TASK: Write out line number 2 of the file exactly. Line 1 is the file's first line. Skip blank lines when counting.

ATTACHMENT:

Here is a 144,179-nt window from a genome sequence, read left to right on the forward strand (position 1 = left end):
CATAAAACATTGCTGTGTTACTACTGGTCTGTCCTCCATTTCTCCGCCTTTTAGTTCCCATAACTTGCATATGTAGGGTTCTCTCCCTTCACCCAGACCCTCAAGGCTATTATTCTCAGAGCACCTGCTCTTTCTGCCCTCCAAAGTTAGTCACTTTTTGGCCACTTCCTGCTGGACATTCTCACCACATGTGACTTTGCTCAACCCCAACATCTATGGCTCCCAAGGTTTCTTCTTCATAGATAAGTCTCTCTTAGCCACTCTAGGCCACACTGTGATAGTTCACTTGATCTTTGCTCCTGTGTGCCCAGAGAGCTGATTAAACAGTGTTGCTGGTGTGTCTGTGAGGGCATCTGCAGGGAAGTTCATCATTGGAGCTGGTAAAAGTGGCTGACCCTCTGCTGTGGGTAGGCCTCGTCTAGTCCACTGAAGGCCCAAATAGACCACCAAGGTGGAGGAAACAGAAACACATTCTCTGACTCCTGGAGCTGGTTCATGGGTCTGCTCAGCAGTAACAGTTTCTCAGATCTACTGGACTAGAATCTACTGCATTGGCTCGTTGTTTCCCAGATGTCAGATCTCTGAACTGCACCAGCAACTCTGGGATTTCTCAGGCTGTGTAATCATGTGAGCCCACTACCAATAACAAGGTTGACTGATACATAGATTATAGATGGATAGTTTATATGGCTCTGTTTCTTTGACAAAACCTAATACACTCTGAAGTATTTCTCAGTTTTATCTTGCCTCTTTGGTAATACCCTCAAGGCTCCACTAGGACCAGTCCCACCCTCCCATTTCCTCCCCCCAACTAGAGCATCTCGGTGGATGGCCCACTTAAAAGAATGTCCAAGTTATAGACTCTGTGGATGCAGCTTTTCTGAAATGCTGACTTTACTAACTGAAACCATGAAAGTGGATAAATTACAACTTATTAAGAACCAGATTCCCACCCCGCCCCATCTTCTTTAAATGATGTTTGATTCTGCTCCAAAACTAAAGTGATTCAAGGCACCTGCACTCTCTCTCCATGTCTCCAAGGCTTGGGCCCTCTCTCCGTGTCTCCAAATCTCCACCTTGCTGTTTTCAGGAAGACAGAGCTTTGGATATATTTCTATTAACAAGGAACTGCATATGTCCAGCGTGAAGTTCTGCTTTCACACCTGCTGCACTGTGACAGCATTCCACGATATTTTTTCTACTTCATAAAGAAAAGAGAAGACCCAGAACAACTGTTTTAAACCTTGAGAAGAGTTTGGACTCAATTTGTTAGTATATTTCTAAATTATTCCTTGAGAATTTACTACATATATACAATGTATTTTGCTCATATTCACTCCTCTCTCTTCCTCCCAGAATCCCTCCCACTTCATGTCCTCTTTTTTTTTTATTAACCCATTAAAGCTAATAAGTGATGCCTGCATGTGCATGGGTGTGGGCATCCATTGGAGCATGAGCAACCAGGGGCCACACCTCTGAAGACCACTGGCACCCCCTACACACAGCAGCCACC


CATAAAACATTGCTGTGTTACTACTGGTCTGTCCTCCATTTCTCCGCCTTTTAGTTCCCATAACTTGCATATGTAGGGTTCTCTCCCTTCACCCAGACCCTCAAGGCTATTATTCTCAGAGCACCTGCTCTTTCTGCCCTCCAAAGTTAGTCACTTTTTGGCCACTTCCTGCTGGACATTCTCACCACATGTGACTTTGCTCAACCCCAACATCTATGGCTCCCAAGGTTTCTTCTTCATAGATAAGTCTCTCTTAGCCACTCTAGGCCACACTGTGATAGTTCACTTGATCTTTGCTCCTGTGTGCCCAGAGAGCTGATTAAACAGTGTTGCTGGTGTGTCTGTGAGGGCATCTGCAGGGAAGTTCATCATTGGAGCTGGTAAAAGTGGCTGACCCTCTGCTGTGGGTAGGCCTCGTCTAGTCCACTGAAGGCCCAAATAGACCACCAAGGTGGAGGAAACAGAAACACATTCTCTGACTCCTGGAGCTGGTTCATGGGTCTGCTCAGCAGTAACAGTTTCTCAGATCTACTGGACTAGAATCTACTGCATTGGCTCGTTGTTTCCCAGATGTCAGATCTCTGAACTGCACCAGCAACTCTGGGATTTCTCAGGCTGTGTAATCATGTGAGCCCACTACCAATAACAAGGTTGACTGATACATAGATTATAGATGGATAGTTTATATGGCTCTGTTTCTTTGACAAAACCTAATACACTCTGAAGTATTTCTCAGTTTTATCTTGCCTCTTTGGTAATACCCTCAAGGCTCCACTAGGACCAGTCCCACCCTCCCATTTCCTCCCCCCAACTAGAGCATCTCGGTGGATGGCCCACTTAAAAGAATGTCCAAGTTATAGACTCTGTGGATGCAGCTTTTCTGAAATGCTGACTTTACTAACTGAAACCATGAAAGTGGATAAATTACAACTTATTAAGAACCAGATTCCCACCCCGCCCCATCTTCTTTAAATGATGTTTGATTCTGCTCCAAAACTAAAGTGATTCAAGGCACCTGCACTCTCTCTCCATGTCTCCAAGGCTTGGGCCCTCTCTCCGTGTCTCCAAATCTCCACCTTGCTGTTTTCAGGAAGACAGAGCTTTGGATATATTTCTATTAACAAGGAACTGCATATGTCCAGCGTGAAGTTCTGCTTTCACACCTGCTGCACTGTGACAGCATTCCACGATATTTTTTCTACTTCATAAAGAAAAGAGAAGACCCAGAACAACTGTTTTAAACCTTGAGAAGAGTTTGGACTCAATTTGTTAGTATATTTCTAAATTATTCCTTGAGAATTTACTACATATATACAATGTATTTTGCTCATATTCACTCCTCTCTCTTCCTCCCAGAATCCCTCCCACTTCATGTCCTCTTTTTTTTTTATTAACCCATTAAAGCTAATAAGTGATGCCTGCATGTGCATGGGTGTGGGCATCCATTGGAGCATGAGCAACCAGGGGCCACACCTCTGAAGACCACTGGCACCCCCTACACACAGCAGCCACC